Within thirty minutes we were caught in a large swampy area with no visible exit. We paddled from one end to the other, back and forth across, into high reeds on waterways only as wide as our kayak and backed out again. We were lost. My friend used Google maps to try to locate the main channel, and half the time they told her she was on land. I phoned my husband and said we couldn’t get up river to the spot he had suggested for take out. He was already sitting there, having reconnoitred and received permission from the farmer who owned the land. He drove back to the main launch. I put my phone away and minutes later paddled out into a clear, deep stretch of water – heading for the bridge my husband had just left. Twice more we got into dead end backwaters and found our way onto the main river. The 35 kph wind made some stretches hard work, and cold. Finally, my jacket draped across my deck under my deck lines dried and I pulled it over my life jacket and felt a little warmth.
For all the comedy of playing hide-and-seek with the main river channel, we had some wonderful experiences. Red-wing Blackbirds, and Yellow-headed Blackbirds flitted alongside us through the high rushes. A variety of plants filled the surface of the water, so we floated over an ever-changing palette of colours. A bald eagle rode the wind currents, circling above us like one of nature’s drones (which by the way we decided would have been enormous help in navigating this maze). In one of the back channels, we flushed out a deer, who bounced along beside us like a toy on springs.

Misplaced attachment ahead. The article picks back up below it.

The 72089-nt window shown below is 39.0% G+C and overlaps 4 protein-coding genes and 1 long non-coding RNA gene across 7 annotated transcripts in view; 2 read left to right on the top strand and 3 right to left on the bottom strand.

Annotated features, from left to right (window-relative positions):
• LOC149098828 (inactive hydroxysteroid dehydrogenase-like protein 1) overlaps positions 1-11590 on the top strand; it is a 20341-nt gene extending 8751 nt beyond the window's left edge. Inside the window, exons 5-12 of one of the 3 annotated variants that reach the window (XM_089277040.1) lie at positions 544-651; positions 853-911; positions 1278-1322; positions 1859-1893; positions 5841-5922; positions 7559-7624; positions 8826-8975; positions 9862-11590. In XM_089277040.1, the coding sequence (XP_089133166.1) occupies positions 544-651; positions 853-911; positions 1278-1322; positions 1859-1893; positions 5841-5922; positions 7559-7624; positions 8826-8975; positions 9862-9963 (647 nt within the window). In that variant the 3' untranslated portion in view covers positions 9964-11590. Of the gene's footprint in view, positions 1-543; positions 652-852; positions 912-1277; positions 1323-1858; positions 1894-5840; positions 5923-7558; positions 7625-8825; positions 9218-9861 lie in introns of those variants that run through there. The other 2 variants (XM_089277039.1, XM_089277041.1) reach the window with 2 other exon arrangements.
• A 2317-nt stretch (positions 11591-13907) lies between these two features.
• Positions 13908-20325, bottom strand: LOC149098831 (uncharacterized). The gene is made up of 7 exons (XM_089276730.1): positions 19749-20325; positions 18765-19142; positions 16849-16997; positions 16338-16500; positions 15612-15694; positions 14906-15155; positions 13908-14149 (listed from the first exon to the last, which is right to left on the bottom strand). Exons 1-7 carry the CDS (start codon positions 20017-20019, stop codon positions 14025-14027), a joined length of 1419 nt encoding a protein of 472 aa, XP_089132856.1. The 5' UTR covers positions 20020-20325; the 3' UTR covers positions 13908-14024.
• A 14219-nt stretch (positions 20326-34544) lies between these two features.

Finally, after three hours on the water, we pulled over for a stretch break on the only piece of rock-strewn shoreline that allowed for a decent landing. We walked about, loosening our hips and feeling elated we were on the main channel heading north into the current and the wind, but toward our LZ at the bridge. I phoned D and told him we were on the right track to get to him. Where was he. “Back at the original boat launch having a nap.” Apologizing for making him relocate once again, I started paddling. “I bet we’ll see the bridge around this next turn,” I called to my buddy. I turned the curve and gasped, then started laughing. She drew even with me and shared the joke. We were back at the main launch where we’d started.
We had planned on four hours of paddling time, and had only been on the water for three, but a quick discussion determined neither of us had faith we’d find our way back if we retraced our steps. Figuring my husband would already be driving back to the bridge I phoned him, found out he was still at the launch and could see us. He promised he’d get me onto the concrete without tipping, so we paddled across the reservoir to the launch, while he backed the truck into position. When my hull hit the cement, he dragged me forward so fast my kayak didn’t have a chance to wobble.
We enjoyed lunch at Jack’s Café established in 1920 and still putting out good food, then started the drive home, now two hours ahead of schedule. On the way, urged by my husband, I regaled my friend with other ludicrous things that happened with my younger sister. I wondered if this paddling buddy, like my sister would bring out the crazy, whenever we paddled together – a symbiotic screw-up every time we went out. We laughed so hard we had an excess of happy hormones to carry us through the next week. With my new moniker, Side-slip Smid, I anticipate my next adventure – or dunking.
PS My friend sent me the Google Map tracing of distance travelled and it looked like we’d been knitting a patch on the water with a complicated stitch. We’d gone everywhere and reached nowhere, but fun.